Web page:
3. Good old job career management skills

Building a community and networking are still the best ways to get hired, Severy said. “I don’t know if that will change,” she said.

Potential employers will be willing to compromise on certain job requirements, Harker said. “Employers are still struggling to hire,” he said.

And recruiting challenges will persist, so don’t be afraid to ask potential employers what their plans — if any — are in the event of an economic downturn, he said.

“Make sure they know, everyone you know knows, that you’re looking for a job and what you’re looking for,” Severy added. It’s a win-win for recruiters, and for you.

4. Find ways to value yourself

To avoid “last in, first out” anxiety or some employers’ policy of prioritizing layoffs for new hires, workers should always try to find ways to enhance themselves, Severy said and Harker at MarketWatch.

A junior worker should always be in learning mode, familiarizing themselves with the culture of the company and their supervisor, and asking lots of questions.

“There are no dumb questions,” Severy said. “Later in your career, you’re expected to know all that. But when you’re a rookie, not so much.”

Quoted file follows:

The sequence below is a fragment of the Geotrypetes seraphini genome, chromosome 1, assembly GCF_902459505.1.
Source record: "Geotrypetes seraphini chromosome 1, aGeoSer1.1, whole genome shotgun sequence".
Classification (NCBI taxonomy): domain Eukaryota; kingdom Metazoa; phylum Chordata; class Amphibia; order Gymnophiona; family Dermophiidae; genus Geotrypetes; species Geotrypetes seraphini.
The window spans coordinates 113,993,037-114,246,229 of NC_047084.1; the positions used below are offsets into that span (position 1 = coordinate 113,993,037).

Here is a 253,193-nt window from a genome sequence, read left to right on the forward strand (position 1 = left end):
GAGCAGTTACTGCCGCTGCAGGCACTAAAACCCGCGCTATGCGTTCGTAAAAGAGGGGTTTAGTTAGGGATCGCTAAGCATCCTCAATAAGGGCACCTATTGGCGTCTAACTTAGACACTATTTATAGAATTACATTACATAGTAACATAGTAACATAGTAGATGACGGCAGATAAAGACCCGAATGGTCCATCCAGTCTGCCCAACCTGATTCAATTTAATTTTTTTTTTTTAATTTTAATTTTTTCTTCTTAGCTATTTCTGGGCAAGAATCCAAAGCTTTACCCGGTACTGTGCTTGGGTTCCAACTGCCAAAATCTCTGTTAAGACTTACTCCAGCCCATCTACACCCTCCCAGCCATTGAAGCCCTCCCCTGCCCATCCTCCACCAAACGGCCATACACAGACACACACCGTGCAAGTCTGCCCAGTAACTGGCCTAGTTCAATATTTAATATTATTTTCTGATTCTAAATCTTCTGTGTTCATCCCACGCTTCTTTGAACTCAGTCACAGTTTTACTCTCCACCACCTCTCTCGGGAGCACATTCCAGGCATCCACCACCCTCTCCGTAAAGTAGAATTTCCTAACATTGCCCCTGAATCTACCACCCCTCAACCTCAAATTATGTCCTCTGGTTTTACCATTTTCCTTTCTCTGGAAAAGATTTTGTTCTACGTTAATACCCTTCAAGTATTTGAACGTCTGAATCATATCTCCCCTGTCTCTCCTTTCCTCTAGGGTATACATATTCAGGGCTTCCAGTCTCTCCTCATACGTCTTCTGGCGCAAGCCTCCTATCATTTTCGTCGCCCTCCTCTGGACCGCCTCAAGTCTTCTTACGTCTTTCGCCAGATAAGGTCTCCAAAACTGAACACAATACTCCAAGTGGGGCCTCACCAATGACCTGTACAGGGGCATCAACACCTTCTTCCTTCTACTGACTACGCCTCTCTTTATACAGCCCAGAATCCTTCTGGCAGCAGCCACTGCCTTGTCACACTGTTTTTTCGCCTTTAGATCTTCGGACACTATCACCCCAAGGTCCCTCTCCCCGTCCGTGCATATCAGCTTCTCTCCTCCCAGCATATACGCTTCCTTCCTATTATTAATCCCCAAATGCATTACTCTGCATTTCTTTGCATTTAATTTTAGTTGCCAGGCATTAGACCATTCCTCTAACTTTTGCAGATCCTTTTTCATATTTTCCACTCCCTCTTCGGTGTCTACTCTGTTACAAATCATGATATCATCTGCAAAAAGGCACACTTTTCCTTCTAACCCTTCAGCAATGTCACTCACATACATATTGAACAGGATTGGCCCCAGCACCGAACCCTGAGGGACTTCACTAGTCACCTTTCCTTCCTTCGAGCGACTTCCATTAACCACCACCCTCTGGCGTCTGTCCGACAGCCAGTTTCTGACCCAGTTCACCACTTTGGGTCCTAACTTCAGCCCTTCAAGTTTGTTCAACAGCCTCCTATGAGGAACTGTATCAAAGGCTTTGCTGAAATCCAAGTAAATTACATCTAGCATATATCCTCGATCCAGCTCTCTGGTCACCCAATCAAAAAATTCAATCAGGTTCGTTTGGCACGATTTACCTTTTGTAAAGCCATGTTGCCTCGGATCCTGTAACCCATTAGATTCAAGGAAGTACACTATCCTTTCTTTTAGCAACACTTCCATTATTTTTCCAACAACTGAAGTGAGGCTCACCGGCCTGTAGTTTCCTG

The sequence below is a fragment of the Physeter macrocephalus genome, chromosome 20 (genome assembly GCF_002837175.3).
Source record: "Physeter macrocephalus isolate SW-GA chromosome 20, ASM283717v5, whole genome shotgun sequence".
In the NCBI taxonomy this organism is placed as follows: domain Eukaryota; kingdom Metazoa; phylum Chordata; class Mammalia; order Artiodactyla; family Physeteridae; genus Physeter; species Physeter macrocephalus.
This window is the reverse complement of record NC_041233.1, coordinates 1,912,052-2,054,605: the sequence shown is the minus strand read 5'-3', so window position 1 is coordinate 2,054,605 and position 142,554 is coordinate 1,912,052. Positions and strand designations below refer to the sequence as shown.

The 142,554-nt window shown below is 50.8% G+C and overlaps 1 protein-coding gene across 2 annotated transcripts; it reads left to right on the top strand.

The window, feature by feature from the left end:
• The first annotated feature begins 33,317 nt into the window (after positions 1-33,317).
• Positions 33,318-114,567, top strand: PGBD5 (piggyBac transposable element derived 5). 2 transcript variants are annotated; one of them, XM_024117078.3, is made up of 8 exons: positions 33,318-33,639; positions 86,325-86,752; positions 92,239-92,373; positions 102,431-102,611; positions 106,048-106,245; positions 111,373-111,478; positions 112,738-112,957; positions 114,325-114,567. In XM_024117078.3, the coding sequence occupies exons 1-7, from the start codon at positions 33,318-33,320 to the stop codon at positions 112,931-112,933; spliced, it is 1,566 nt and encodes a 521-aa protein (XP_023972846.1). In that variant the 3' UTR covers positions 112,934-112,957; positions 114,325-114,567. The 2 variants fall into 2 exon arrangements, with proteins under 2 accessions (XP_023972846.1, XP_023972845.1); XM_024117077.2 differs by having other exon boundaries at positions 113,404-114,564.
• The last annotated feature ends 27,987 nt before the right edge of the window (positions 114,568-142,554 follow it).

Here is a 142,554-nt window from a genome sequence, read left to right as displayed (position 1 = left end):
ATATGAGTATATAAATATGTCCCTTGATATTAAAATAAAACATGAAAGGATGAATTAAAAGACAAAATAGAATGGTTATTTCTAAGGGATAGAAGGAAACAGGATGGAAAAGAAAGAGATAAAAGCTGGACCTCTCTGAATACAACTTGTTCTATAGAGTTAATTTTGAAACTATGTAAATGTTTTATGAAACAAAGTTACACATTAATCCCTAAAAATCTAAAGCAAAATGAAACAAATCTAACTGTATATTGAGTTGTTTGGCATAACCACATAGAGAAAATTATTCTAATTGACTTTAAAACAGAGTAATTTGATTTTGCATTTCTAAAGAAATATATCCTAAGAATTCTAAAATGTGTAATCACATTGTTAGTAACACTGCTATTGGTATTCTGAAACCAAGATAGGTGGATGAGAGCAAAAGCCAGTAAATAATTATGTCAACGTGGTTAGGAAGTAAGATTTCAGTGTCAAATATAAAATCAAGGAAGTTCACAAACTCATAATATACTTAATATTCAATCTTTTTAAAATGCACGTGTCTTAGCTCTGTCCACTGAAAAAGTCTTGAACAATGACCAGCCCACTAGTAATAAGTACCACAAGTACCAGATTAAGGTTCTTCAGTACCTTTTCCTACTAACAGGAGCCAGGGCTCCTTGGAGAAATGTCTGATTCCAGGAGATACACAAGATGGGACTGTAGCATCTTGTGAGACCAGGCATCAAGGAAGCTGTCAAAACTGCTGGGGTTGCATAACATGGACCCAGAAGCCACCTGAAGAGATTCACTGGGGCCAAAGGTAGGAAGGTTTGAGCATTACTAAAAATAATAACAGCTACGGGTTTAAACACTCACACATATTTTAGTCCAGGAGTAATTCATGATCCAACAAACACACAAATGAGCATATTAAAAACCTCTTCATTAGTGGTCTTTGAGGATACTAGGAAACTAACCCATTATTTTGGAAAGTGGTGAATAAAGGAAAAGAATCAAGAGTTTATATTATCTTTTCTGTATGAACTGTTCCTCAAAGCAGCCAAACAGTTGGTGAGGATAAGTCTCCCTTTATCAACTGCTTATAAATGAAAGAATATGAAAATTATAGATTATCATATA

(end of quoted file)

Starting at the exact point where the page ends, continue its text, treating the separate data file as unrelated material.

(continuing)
Meet your deadlines, be creative, find solutions to problems, and keep lines of communication open with your manager and customers, Severy said.

“When a manager has to make these really tough decisions, it’s harder to just look at the newbie and say ‘OK, you have to go’,” she added.

Always have a support system — a social and professional network — to rely on if things get tough at work or, worst-case scenario, you lose your job, Severy said.

Mixed labor market signals

Bottom line: The economic backdrop is mixed. Inflation soared 8.5% a year in July, reaching a 40-year high. Grocery prices and rents have soared, forcing consumers to cut spending.

However, since retailers and other service providers were still hungry for workers, some economists predicted that in the event of a recession, blue workers would not be affected as much, at least not in the way recessions usually work.

But increased demand for blue-collar workers doesn’t necessarily mean those workers are safe, said Kate Bahn, chief economist at the Washington Center for Equitable Growth, a Washington, DC-based nonprofit think tank.

She said that absent major structural changes to the economy, the small gains made by the lowest paid workers over the past year would likely disappear as the economy cools.

“Workers are still not where they should be in a healthy labor market because there is so much income inequality and wage growth is still quite weak for a lot of workers,” Bahn said.

-Zoe Han

 

(END) Dow Jones Newswire

09-10-22 1044ET